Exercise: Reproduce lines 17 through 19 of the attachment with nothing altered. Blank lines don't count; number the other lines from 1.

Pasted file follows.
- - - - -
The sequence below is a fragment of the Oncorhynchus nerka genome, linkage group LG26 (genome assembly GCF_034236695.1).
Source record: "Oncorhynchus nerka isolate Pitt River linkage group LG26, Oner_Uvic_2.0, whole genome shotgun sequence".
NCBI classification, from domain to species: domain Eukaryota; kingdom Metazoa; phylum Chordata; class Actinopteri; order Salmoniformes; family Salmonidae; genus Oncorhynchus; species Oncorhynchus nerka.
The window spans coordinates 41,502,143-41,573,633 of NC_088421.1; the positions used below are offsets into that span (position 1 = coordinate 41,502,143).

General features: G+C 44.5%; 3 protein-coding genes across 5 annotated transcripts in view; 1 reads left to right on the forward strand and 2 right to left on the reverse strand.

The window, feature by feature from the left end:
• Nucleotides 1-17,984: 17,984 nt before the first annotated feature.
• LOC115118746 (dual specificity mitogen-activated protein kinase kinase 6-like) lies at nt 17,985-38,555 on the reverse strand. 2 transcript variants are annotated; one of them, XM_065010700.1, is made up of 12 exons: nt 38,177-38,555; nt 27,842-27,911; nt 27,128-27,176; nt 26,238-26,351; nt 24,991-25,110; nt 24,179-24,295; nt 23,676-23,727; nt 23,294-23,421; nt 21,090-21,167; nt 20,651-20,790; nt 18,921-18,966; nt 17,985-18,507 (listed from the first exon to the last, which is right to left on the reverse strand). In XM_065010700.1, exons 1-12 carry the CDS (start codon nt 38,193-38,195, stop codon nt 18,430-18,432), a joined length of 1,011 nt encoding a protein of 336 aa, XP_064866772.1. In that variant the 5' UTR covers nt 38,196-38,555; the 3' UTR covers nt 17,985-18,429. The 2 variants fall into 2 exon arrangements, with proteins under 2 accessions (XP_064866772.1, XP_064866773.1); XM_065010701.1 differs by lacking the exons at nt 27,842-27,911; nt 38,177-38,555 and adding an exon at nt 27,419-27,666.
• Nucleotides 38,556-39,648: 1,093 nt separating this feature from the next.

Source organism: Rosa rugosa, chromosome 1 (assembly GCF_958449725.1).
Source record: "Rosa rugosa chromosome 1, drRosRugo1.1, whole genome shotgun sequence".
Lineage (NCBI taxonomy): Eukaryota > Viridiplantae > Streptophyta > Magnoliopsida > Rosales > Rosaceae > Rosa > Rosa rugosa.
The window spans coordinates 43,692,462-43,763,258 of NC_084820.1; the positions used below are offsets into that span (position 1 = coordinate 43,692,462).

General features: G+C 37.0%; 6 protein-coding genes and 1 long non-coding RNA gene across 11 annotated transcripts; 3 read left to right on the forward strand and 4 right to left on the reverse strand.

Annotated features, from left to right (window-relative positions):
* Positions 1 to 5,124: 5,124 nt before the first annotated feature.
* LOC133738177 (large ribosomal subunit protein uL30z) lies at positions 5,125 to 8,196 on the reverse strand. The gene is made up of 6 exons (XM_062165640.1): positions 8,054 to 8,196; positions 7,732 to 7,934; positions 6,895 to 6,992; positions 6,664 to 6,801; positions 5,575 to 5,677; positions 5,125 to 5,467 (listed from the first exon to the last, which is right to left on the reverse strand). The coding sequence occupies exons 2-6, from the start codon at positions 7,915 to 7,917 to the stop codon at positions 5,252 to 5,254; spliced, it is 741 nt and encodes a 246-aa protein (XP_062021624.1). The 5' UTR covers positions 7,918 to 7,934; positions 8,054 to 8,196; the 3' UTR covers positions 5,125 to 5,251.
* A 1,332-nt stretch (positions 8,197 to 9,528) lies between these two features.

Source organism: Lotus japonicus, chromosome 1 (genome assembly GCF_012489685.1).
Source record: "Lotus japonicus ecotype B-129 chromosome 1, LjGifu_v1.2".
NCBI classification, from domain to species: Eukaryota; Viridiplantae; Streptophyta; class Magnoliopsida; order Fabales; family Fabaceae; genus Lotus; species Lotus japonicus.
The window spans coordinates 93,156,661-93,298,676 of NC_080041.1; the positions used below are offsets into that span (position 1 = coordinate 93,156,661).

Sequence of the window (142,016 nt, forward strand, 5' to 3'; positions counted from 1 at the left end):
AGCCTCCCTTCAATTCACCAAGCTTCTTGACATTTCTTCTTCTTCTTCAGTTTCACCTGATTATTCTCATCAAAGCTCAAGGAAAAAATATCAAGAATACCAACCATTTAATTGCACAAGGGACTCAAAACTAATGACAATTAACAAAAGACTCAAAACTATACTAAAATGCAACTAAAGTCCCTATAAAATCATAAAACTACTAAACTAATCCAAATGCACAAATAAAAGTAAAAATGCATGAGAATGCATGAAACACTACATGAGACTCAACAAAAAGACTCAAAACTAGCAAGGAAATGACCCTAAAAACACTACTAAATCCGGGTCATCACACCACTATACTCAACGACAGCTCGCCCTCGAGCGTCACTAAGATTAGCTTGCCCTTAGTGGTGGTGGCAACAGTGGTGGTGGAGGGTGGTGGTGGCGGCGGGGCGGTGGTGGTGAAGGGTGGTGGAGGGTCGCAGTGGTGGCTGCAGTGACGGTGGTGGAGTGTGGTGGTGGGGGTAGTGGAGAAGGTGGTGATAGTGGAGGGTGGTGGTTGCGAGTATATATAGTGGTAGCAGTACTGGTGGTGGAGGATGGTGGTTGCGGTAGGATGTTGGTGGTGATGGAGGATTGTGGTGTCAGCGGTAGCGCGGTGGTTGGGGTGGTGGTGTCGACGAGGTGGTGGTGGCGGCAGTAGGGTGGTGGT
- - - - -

* LOC133738177 (large ribosomal subunit protein uL30z) lies at positions 5,125 to 8,196 on the reverse strand. The gene is made up of 6 exons (XM_062165640.1): positions 8,054 to 8,196; positions 7,732 to 7,934; positions 6,895 to 6,992; positions 6,664 to 6,801; positions 5,575 to 5,677; positions 5,125 to 5,467 (listed from the first exon to the last, which is right to left on the reverse strand). The coding sequence occupies exons 2-6, from the start codon at positions 7,915 to 7,917 to the stop codon at positions 5,252 to 5,254; spliced, it is 741 nt and encodes a 246-aa protein (XP_062021624.1). The 5' UTR covers positions 7,918 to 7,934; positions 8,054 to 8,196; the 3' UTR covers positions 5,125 to 5,251.
* A 1,332-nt stretch (positions 8,197 to 9,528) lies between these two features.

Source organism: Lotus japonicus, chromosome 1 (genome assembly GCF_012489685.1).